Imagine what an agonizing night Mary and Joseph might have had after realizing that Jesus was not among the traveling caravan. For as much as they had wanted to go at night, it was not wise. They had to wait until the morning to start off back to Jerusalem. Joseph and Mary finally found Jesus, discussing heavy theological stuff with the experts and, very likely, accompanied by their students. Mary was the one who voiced maybe both hers and Joseph’s frustration and fear about the incident. Mary asked, “Son, why have you treated us like this? Your father and I have been anxiously searching for you.”  And just as any parent would expect from a misbehaved child, Mary and Joseph surely expected an apology, but instead got a surprising reply. “Why were you searching for me?” Jesus asked her. But even more surprising is the question that followed: “Didn’t you know I had to be in my Father’s house?”  In other words, Jesus was telling Mary that Joseph was not his father as Mary just told him. On the other hand, Jesus was revealing his true identity, reminding his human parents of the things that had been said of him at his birth.

It is fascinating to see what Jesus’ first words are in each Gospel. In Mark, Jesus’ first words are: The time is fulfilled, and the kingdom of God has come near, repent and believe the good news (Mark 1:15). In Mark’s gospel, the kingdom of God is a major theme in Jesus’ preaching. Amazingly, in Luke, Jesus’ first words are: Why were you searching for me? It is more amazing because this question was addressed to those who should have known him best, his parents.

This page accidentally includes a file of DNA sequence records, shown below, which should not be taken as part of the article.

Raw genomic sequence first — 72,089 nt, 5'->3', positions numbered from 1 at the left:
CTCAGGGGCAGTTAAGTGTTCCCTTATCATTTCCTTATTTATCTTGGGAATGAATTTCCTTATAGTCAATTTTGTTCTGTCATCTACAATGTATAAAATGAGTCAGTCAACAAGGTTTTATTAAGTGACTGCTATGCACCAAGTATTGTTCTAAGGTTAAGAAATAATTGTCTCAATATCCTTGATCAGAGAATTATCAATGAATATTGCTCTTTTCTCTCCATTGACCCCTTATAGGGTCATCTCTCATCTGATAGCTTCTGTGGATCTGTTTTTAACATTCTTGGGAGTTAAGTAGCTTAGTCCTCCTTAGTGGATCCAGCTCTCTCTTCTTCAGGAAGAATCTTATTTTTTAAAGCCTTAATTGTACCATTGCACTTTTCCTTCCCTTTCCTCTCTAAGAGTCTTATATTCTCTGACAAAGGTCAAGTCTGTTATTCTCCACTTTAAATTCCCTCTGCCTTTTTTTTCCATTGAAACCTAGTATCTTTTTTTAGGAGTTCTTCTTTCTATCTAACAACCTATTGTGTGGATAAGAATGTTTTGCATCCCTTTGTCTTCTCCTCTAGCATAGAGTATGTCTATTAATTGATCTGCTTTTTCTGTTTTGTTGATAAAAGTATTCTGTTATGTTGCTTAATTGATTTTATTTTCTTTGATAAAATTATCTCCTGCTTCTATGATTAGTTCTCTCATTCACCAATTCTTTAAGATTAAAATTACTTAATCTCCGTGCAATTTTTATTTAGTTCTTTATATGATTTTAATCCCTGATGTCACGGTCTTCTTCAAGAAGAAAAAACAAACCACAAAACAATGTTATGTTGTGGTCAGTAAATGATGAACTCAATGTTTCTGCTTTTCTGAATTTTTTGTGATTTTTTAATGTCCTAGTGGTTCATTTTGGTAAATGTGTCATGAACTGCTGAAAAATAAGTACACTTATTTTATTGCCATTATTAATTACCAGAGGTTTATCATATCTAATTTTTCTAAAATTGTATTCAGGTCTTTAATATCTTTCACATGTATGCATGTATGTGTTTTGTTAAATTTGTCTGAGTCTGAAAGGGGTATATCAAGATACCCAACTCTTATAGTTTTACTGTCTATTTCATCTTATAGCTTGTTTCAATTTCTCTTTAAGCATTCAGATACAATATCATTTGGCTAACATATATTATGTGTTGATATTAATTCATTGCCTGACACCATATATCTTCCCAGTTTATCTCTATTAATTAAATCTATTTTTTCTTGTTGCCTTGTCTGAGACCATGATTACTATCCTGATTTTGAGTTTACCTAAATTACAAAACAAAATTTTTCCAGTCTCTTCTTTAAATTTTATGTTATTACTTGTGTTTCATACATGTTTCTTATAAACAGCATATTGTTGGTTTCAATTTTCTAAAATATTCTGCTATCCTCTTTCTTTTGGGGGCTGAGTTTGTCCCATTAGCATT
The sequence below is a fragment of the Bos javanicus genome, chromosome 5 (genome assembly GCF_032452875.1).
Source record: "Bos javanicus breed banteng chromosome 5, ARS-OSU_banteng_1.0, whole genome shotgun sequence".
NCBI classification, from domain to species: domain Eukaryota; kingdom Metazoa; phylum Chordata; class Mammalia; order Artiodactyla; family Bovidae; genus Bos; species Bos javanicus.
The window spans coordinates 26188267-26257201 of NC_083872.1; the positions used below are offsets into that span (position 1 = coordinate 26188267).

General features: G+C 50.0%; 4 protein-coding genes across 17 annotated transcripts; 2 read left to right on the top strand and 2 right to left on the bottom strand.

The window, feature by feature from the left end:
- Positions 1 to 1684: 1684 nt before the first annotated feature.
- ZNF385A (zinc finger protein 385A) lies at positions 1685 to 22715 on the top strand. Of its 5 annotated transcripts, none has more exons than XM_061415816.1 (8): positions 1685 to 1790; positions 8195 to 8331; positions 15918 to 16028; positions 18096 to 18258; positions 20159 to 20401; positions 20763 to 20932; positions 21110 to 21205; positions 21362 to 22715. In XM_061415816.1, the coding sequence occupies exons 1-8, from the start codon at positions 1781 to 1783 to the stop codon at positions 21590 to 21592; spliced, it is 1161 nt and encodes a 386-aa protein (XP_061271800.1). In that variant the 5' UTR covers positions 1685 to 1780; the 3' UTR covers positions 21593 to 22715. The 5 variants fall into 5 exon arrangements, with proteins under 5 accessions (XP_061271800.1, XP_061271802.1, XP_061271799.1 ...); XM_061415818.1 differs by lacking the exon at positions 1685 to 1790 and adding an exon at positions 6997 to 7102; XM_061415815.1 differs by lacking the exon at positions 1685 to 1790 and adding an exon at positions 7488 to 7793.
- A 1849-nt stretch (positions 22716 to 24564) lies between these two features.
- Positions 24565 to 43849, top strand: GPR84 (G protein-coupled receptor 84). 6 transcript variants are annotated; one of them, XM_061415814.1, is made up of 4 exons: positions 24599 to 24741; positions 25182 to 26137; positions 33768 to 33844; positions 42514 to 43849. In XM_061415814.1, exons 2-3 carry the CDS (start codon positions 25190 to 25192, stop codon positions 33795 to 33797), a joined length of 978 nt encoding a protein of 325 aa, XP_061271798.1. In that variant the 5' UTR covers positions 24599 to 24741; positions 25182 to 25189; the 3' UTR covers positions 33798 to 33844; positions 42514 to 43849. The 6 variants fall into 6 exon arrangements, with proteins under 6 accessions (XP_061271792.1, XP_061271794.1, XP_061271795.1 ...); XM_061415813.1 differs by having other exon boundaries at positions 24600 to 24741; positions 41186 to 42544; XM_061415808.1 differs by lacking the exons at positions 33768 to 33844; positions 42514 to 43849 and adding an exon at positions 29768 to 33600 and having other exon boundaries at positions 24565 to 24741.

The richness of this passage is so great that I would like for us to glean some thoughts from it. First, it is natural for us to wonder why Luke among all the other Gospel writers bothered himself to write something about Jesus’ young years. One plausible reason is that it was because Luke wrote to a gentile audience. In the gentile world, heroes usually have extraordinary origins. But, before their major appearance in the public realm, something rather special was also given of their youth to build up greater expectation of them once become adults. And Luke does the same in his presentation of Jesus as the Son of God. As we see, Luke’s story of the boy Jesus is loaded with theological implications about the identity and purpose of Jesus. Luke did not write this story to shame the poor parenting qualities of Joseph and Mary, nor was it to entertain his audience. Luke wrote this story in anticipation of what will follow in his gospel.